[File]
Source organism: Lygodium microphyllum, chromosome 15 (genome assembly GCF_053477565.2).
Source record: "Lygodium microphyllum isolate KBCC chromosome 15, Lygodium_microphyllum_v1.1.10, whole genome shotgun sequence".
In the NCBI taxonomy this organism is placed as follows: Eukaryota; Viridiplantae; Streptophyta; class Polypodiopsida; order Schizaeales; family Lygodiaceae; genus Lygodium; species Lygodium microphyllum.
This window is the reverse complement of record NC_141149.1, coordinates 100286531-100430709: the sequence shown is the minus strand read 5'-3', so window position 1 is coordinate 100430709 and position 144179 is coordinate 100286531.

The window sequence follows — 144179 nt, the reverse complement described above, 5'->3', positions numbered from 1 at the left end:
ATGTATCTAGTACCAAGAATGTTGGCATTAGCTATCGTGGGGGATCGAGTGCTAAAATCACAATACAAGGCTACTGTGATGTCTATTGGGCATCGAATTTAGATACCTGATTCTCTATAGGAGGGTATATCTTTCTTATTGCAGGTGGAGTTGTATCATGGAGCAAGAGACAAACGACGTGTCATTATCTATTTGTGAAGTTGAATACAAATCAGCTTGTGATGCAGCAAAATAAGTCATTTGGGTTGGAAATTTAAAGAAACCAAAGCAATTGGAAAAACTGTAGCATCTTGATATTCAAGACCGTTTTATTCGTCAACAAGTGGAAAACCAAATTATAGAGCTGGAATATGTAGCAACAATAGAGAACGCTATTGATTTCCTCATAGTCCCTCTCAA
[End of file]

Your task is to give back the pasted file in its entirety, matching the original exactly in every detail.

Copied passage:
Source organism: Lygodium microphyllum, chromosome 15 (genome assembly GCF_053477565.2).
Source record: "Lygodium microphyllum isolate KBCC chromosome 15, Lygodium_microphyllum_v1.1.10, whole genome shotgun sequence".
In the NCBI taxonomy this organism is placed as follows: Eukaryota; Viridiplantae; Streptophyta; class Polypodiopsida; order Schizaeales; family Lygodiaceae; genus Lygodium; species Lygodium microphyllum.
This window is the reverse complement of record NC_141149.1, coordinates 100286531-100430709: the sequence shown is the minus strand read 5'-3', so window position 1 is coordinate 100430709 and position 144179 is coordinate 100286531.

The window sequence follows — 144179 nt, the reverse complement described above, 5'->3', positions numbered from 1 at the left end:
ATGTATCTAGTACCAAGAATGTTGGCATTAGCTATCGTGGGGGATCGAGTGCTAAAATCACAATACAAGGCTACTGTGATGTCTATTGGGCATCGAATTTAGATACCTGATTCTCTATAGGAGGGTATATCTTTCTTATTGCAGGTGGAGTTGTATCATGGAGCAAGAGACAAACGACGTGTCATTATCTATTTGTGAAGTTGAATACAAATCAGCTTGTGATGCAGCAAAATAAGTCATTTGGGTTGGAAATTTAAAGAAACCAAAGCAATTGGAAAAACTGTAGCATCTTGATATTCAAGACCGTTTTATTCGTCAACAAGTGGAAAACCAAATTATAGAGCTGGAATATGTAGCAACAATAGAGAACGCTATTGATTTCCTCATAGTCCCTCTCAA